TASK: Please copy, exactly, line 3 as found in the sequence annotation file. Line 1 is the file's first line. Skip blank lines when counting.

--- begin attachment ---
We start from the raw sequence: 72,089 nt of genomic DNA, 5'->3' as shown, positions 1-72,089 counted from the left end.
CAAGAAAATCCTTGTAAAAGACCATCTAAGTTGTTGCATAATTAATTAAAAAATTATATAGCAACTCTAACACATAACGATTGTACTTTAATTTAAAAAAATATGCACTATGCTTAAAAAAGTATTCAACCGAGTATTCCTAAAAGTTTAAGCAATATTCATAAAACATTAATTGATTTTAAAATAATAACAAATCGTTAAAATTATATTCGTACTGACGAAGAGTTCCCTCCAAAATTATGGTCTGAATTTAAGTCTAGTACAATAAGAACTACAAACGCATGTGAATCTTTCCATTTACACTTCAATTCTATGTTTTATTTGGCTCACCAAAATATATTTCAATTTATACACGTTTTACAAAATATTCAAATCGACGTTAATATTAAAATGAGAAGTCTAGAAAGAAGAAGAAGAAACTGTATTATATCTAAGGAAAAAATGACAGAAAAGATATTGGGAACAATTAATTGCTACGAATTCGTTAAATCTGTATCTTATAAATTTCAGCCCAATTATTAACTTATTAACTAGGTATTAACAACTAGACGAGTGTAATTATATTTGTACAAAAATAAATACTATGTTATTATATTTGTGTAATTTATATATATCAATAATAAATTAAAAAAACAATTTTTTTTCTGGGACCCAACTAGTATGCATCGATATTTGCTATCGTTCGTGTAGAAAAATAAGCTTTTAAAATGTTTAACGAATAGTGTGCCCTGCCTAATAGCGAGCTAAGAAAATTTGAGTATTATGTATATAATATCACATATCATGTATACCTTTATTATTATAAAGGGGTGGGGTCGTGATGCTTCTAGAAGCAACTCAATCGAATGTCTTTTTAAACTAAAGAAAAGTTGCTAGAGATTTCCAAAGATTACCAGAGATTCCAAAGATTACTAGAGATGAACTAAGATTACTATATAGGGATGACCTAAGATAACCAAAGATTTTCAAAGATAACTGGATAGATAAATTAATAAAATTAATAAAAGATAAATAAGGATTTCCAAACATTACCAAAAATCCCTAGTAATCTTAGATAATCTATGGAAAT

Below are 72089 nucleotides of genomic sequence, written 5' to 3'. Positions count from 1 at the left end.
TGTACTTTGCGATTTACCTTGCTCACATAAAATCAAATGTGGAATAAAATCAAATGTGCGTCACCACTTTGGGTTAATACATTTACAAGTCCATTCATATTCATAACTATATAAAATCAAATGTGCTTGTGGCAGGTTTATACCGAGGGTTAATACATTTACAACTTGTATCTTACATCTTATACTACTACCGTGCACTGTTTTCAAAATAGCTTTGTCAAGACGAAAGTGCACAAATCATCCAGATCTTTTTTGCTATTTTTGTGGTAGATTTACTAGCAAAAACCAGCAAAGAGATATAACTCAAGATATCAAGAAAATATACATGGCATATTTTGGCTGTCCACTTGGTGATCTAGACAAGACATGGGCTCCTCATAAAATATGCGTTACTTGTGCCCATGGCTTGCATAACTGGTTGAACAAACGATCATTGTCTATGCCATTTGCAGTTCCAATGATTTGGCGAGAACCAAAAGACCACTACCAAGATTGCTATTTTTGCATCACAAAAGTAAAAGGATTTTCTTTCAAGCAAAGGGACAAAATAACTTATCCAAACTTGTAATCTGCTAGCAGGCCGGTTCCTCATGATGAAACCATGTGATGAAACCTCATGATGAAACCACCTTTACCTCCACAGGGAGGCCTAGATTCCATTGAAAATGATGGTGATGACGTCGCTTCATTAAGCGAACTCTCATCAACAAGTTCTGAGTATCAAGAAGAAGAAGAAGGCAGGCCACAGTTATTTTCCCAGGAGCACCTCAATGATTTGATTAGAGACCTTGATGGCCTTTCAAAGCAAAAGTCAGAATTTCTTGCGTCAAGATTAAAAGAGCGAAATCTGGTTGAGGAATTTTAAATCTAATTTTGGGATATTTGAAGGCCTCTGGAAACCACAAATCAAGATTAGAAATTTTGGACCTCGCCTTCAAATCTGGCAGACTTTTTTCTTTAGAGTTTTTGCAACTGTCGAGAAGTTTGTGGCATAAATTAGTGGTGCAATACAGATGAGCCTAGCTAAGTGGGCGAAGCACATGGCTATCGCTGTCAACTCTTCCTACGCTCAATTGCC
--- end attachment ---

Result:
Below are 72089 nucleotides of genomic sequence, written 5' to 3'. Positions count from 1 at the left end.